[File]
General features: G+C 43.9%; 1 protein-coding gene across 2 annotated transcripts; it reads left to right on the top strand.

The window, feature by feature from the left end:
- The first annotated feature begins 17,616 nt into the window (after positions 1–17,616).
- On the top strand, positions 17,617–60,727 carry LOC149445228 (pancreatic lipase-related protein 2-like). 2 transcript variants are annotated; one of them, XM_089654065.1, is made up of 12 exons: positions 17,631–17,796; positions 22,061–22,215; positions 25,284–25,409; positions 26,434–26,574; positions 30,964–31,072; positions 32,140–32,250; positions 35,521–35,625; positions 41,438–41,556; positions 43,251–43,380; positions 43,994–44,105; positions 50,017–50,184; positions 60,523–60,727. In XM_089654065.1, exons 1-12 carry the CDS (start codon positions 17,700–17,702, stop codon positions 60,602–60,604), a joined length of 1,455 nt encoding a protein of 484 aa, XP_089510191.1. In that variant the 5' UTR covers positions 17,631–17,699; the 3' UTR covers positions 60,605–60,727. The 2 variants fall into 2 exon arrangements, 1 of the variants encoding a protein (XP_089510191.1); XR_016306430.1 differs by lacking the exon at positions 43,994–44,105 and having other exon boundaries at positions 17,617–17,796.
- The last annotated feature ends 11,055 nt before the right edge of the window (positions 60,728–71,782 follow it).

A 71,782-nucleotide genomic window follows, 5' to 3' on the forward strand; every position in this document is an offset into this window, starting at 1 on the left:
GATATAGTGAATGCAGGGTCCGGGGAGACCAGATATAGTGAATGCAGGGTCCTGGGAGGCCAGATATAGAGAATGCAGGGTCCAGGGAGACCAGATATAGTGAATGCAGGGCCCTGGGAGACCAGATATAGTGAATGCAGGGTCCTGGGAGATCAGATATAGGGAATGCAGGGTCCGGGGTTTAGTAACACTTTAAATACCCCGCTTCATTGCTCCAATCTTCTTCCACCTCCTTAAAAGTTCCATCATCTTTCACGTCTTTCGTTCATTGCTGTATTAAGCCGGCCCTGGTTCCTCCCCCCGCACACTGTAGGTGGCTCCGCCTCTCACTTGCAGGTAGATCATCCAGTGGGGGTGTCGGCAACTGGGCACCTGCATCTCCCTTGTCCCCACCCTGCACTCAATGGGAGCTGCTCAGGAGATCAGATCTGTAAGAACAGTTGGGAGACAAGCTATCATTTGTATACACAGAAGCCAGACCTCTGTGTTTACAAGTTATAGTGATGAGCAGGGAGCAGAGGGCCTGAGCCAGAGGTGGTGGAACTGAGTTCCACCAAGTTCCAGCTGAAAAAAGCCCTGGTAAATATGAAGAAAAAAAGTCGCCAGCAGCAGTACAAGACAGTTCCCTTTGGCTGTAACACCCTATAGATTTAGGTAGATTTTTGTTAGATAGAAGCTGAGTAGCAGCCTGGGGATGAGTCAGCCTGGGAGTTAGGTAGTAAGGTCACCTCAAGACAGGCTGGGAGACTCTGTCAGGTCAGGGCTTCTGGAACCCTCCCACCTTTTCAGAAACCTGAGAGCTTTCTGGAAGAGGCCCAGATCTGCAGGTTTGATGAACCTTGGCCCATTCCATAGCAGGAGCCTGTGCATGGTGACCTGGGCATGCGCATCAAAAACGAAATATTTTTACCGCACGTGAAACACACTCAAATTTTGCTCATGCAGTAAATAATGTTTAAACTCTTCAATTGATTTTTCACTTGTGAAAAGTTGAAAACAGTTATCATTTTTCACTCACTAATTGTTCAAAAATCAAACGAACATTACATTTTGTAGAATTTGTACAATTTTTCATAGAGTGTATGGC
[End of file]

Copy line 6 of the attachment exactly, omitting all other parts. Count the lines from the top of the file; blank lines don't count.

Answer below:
A 71,782-nucleotide genomic window follows, 5' to 3' on the forward strand; every position in this document is an offset into this window, starting at 1 on the left: